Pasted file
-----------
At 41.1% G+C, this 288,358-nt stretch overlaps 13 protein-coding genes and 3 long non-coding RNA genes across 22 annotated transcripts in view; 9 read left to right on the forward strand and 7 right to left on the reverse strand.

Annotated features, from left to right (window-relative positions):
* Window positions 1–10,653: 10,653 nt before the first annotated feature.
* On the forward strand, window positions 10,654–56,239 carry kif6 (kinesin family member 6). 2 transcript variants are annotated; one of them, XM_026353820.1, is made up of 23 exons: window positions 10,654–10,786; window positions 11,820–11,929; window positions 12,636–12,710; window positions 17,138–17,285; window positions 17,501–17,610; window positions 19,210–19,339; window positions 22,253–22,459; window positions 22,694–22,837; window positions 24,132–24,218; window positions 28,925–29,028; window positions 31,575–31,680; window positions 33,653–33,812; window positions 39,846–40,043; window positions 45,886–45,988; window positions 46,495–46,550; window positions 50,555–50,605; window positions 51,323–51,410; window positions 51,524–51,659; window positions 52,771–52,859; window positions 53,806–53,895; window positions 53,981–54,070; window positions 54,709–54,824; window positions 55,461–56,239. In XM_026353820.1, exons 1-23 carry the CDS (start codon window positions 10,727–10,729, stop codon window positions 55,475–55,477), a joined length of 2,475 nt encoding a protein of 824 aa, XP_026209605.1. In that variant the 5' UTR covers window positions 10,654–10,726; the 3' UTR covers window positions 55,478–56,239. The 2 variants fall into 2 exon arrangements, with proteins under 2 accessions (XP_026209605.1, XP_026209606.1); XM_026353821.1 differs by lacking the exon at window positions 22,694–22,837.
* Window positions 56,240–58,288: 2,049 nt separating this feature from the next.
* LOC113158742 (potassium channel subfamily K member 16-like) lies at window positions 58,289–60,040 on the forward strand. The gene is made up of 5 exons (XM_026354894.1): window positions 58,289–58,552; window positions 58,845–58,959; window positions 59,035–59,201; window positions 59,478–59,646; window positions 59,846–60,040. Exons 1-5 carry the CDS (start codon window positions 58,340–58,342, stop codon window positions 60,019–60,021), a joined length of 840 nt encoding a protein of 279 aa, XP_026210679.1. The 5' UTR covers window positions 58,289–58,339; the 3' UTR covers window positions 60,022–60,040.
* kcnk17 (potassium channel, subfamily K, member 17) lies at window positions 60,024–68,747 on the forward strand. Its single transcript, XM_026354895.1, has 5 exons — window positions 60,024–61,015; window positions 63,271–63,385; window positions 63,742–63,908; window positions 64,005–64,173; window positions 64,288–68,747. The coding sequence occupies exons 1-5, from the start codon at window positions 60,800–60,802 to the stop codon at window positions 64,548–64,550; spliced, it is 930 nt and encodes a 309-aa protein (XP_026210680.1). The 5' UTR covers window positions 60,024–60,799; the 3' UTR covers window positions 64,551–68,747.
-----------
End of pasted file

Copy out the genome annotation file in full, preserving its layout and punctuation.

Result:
At 41.1% G+C, this 288,358-nt stretch overlaps 13 protein-coding genes and 3 long non-coding RNA genes across 22 annotated transcripts in view; 9 read left to right on the forward strand and 7 right to left on the reverse strand.

Annotated features, from left to right (window-relative positions):
* Window positions 1–10,653: 10,653 nt before the first annotated feature.
* On the forward strand, window positions 10,654–56,239 carry kif6 (kinesin family member 6). 2 transcript variants are annotated; one of them, XM_026353820.1, is made up of 23 exons: window positions 10,654–10,786; window positions 11,820–11,929; window positions 12,636–12,710; window positions 17,138–17,285; window positions 17,501–17,610; window positions 19,210–19,339; window positions 22,253–22,459; window positions 22,694–22,837; window positions 24,132–24,218; window positions 28,925–29,028; window positions 31,575–31,680; window positions 33,653–33,812; window positions 39,846–40,043; window positions 45,886–45,988; window positions 46,495–46,550; window positions 50,555–50,605; window positions 51,323–51,410; window positions 51,524–51,659; window positions 52,771–52,859; window positions 53,806–53,895; window positions 53,981–54,070; window positions 54,709–54,824; window positions 55,461–56,239. In XM_026353820.1, exons 1-23 carry the CDS (start codon window positions 10,727–10,729, stop codon window positions 55,475–55,477), a joined length of 2,475 nt encoding a protein of 824 aa, XP_026209605.1. In that variant the 5' UTR covers window positions 10,654–10,726; the 3' UTR covers window positions 55,478–56,239. The 2 variants fall into 2 exon arrangements, with proteins under 2 accessions (XP_026209605.1, XP_026209606.1); XM_026353821.1 differs by lacking the exon at window positions 22,694–22,837.
* Window positions 56,240–58,288: 2,049 nt separating this feature from the next.
* LOC113158742 (potassium channel subfamily K member 16-like) lies at window positions 58,289–60,040 on the forward strand. The gene is made up of 5 exons (XM_026354894.1): window positions 58,289–58,552; window positions 58,845–58,959; window positions 59,035–59,201; window positions 59,478–59,646; window positions 59,846–60,040. Exons 1-5 carry the CDS (start codon window positions 58,340–58,342, stop codon window positions 60,019–60,021), a joined length of 840 nt encoding a protein of 279 aa, XP_026210679.1. The 5' UTR covers window positions 58,289–58,339; the 3' UTR covers window positions 60,022–60,040.
* kcnk17 (potassium channel, subfamily K, member 17) lies at window positions 60,024–68,747 on the forward strand. Its single transcript, XM_026354895.1, has 5 exons — window positions 60,024–61,015; window positions 63,271–63,385; window positions 63,742–63,908; window positions 64,005–64,173; window positions 64,288–68,747. The coding sequence occupies exons 1-5, from the start codon at window positions 60,800–60,802 to the stop codon at window positions 64,548–64,550; spliced, it is 930 nt and encodes a 309-aa protein (XP_026210680.1). The 5' UTR covers window positions 60,024–60,799; the 3' UTR covers window positions 64,551–68,747.